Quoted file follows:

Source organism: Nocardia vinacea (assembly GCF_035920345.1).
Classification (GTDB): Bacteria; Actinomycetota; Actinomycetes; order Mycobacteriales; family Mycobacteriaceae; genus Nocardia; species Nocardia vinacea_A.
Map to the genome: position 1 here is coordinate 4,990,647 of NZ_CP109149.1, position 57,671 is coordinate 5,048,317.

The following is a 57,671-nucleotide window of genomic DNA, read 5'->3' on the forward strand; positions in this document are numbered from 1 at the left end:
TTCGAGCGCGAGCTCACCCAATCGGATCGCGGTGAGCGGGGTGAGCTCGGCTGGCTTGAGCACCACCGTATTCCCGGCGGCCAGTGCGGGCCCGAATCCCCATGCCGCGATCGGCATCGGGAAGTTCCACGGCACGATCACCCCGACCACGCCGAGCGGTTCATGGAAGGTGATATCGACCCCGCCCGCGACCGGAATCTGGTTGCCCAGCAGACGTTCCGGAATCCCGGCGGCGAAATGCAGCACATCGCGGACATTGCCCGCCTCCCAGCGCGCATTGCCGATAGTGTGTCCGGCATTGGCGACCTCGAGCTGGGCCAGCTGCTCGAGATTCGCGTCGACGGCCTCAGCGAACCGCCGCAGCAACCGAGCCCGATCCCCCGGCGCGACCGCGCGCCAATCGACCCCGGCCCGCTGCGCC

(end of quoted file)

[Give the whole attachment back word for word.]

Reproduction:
Source organism: Nocardia vinacea (assembly GCF_035920345.1).
Classification (GTDB): Bacteria; Actinomycetota; Actinomycetes; order Mycobacteriales; family Mycobacteriaceae; genus Nocardia; species Nocardia vinacea_A.
Map to the genome: position 1 here is coordinate 4,990,647 of NZ_CP109149.1, position 57,671 is coordinate 5,048,317.

The following is a 57,671-nucleotide window of genomic DNA, read 5'->3' on the forward strand; positions in this document are numbered from 1 at the left end:
TTCGAGCGCGAGCTCACCCAATCGGATCGCGGTGAGCGGGGTGAGCTCGGCTGGCTTGAGCACCACCGTATTCCCGGCGGCCAGTGCGGGCCCGAATCCCCATGCCGCGATCGGCATCGGGAAGTTCCACGGCACGATCACCCCGACCACGCCGAGCGGTTCATGGAAGGTGATATCGACCCCGCCCGCGACCGGAATCTGGTTGCCCAGCAGACGTTCCGGAATCCCGGCGGCGAAATGCAGCACATCGCGGACATTGCCCGCCTCCCAGCGCGCATTGCCGATAGTGTGTCCGGCATTGGCGACCTCGAGCTGGGCCAGCTGCTCGAGATTCGCGTCGACGGCCTCAGCGAACCGCCGCAGCAACCGAGCCCGATCCCCCGGCGCGACCGCGCGCCAATCGACCCCGGCCCGCTGCGCC